The skeleton of a man wearing high boots have been found lying face-down deep in the mud of the Thames. The remains were unearthed by Museum of London Archaeology (MOLA) Headland Infrastructure archaeologists at the at Tideway’s Chambers Wharf site in Bermondsey, part of a construction project building a new “super sewer” for the city of London. The new Thames Tideway tunnel will be the first major update of London’s sewer system since the Victorian era and the first to conduct the excretions, filth and fatbergs of a city of nine million away from the river that runs through it instead of directly into it.

Digging on the Thames foreshore means going through layers of dense waterlogged mud, the kind of medium adept at preserving organic material that would otherwise decay. The soft tissues of the man decomposed, but his leather boots are still going strong. They date to the late 15th or early 16th century. The tops of the boots are folded down to the knees, but would have reached thigh height when pulled all the way up.

They aren’t the sexy pirate thigh-highs. These were practical garments, not fashion statements. Made of leather quarters stitched together with flax thread, the boots had no heels and the one flat sole was strengthened with “clump soles,” at the front and back. They were also stuffed with a plant material that hasn’t been identified yet (perhaps moss) to insulate and customize the fit.

So much leather was expensive and was often reused. That kind of investment clothing wasn’t likely to be deliberately included in a burial. The position of the body — face-down, with one arm above his head with the other bent back on itself to the side — suggests an accidental death. Osteological examination found no evidence of perimortem injuries or any cause of death. His bones did reveal that while he was a young man by our standards, less than 35 years old, he had worked hard during his short life.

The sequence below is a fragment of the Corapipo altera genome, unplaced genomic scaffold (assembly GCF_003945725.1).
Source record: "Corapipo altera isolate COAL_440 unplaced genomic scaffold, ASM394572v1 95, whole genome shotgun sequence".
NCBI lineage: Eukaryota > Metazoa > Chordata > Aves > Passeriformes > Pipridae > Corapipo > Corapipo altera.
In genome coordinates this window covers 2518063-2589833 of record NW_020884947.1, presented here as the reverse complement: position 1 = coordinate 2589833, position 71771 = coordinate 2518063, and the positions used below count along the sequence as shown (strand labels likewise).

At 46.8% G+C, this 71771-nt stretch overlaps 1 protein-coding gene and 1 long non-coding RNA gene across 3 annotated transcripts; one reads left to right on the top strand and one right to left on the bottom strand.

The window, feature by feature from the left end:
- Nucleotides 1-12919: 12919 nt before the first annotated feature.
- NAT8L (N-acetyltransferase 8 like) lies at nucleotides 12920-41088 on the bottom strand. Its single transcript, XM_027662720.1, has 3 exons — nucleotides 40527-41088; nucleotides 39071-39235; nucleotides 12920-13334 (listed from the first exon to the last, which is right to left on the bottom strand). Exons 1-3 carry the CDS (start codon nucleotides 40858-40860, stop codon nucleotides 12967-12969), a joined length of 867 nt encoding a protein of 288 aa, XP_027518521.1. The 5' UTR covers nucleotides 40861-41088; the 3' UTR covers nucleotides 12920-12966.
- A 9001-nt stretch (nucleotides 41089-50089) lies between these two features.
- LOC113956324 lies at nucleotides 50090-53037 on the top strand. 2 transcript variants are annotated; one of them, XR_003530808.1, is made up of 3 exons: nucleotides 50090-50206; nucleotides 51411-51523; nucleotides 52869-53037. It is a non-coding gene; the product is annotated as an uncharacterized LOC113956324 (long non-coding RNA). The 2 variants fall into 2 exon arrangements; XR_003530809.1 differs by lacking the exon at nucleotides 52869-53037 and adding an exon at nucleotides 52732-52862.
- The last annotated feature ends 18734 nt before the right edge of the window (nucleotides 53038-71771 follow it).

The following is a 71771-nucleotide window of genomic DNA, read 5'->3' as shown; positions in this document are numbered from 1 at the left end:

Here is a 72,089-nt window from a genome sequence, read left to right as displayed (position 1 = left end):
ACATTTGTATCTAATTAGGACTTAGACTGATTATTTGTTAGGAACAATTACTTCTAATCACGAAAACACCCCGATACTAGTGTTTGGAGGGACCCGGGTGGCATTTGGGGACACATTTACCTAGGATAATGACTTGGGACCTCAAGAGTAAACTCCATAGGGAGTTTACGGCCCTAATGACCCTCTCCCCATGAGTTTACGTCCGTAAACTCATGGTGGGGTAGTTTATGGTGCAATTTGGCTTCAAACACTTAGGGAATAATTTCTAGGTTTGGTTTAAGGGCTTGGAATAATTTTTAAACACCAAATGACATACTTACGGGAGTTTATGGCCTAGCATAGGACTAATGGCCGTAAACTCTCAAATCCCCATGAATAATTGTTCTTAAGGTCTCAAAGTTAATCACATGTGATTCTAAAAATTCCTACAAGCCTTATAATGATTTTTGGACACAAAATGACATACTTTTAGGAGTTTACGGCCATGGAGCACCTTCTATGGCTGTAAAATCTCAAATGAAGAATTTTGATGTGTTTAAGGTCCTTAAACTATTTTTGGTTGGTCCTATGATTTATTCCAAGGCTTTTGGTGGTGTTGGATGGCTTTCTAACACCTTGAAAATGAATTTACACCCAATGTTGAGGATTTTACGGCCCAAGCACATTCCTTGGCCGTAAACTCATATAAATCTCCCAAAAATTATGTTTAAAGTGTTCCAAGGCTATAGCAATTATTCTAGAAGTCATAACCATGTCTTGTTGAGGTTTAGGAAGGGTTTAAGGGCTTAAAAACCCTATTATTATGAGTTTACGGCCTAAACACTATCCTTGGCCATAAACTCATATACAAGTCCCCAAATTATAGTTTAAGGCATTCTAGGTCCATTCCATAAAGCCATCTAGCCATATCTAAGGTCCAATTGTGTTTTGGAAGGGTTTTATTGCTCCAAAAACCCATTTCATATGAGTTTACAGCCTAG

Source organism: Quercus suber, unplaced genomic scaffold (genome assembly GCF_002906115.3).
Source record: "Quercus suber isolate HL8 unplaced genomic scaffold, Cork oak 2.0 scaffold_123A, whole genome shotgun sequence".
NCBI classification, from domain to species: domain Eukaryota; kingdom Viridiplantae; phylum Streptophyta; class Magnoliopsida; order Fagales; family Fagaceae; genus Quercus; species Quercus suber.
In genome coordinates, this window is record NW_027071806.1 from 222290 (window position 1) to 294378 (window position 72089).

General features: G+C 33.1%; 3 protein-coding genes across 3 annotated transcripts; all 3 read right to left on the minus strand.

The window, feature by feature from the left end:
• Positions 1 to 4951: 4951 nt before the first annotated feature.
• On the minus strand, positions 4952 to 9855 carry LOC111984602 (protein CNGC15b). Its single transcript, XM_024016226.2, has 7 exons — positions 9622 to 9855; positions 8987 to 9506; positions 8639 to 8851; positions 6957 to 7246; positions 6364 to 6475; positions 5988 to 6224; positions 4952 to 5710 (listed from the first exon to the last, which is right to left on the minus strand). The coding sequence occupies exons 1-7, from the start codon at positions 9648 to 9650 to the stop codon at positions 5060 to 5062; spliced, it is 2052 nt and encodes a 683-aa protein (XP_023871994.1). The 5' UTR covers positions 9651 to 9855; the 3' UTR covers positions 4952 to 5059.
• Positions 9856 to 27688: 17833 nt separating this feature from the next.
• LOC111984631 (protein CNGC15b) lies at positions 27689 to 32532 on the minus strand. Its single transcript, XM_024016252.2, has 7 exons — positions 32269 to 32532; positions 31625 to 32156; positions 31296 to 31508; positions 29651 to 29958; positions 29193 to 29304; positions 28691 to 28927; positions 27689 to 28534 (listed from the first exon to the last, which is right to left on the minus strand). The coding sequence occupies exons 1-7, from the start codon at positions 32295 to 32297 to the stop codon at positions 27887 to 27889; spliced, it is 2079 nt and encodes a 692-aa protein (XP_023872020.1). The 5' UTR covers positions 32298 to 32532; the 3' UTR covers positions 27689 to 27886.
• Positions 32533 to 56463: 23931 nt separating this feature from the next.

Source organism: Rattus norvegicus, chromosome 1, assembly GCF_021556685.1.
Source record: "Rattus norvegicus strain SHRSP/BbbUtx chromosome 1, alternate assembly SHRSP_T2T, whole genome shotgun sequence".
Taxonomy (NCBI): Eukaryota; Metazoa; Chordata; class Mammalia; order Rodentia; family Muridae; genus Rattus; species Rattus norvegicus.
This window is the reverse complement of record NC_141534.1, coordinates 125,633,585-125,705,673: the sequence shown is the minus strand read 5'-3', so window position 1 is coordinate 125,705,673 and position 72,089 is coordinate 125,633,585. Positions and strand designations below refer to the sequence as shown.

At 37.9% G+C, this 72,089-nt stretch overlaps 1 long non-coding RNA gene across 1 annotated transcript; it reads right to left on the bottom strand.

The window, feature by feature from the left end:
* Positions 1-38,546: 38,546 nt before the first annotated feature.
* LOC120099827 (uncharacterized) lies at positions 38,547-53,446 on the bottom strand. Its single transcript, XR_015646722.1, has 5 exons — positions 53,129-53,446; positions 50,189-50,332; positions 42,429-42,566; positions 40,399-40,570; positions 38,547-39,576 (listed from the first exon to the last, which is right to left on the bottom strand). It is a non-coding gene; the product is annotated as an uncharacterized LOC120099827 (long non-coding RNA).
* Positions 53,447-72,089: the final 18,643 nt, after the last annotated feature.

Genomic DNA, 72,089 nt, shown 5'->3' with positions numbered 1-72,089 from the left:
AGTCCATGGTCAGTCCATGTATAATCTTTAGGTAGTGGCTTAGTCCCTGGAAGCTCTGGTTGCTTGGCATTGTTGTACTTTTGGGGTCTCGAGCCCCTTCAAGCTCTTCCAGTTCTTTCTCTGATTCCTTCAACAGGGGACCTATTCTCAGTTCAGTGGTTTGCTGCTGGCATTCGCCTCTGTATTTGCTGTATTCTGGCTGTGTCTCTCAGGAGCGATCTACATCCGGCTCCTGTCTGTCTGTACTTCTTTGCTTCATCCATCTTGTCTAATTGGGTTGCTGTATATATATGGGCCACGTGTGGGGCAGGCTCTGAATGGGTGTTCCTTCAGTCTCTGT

“We know he was very powerfully built,” says Niamh Carty, an osteologist, or skeletal specialist, at MOLA. “The muscle attachments on his chest and shoulders are very noticeable. The muscles were built by doing a lot of heavy, repetitive work over a long period of time.”

It was work that took a physical toll. Although only in his early thirties, the booted man suffered from osteoarthritis, and vertebrae in his back had already begun to fuse as the result of years of bending and lifting. Injuries to his left hip suggest he walked with a limp, and his nose had been broken at least once. There’s eviden[ce] of blunt force trauma on his forehead that had healed before he died.

“He didn’t have an easy life,” says Carty. “Early thirties was middle age back then, but even so, his biological age was older.”

He also had deep grooves in his teeth caused by repeatedly holding something or pulling something over the biting surface of the teeth. Fishermen and sailors were known to have passed rope between their teeth. If he had a river-based job like fishing, sailing, dock work or mudlarking, that would explain the boots. They would have been waders, an important tool very much worth the expense for a worker who had to wade in the deep, sticky muck of the Thames day in and day out.

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Byzantine gold coins found in pot in Cesarea

December 3rd, 2018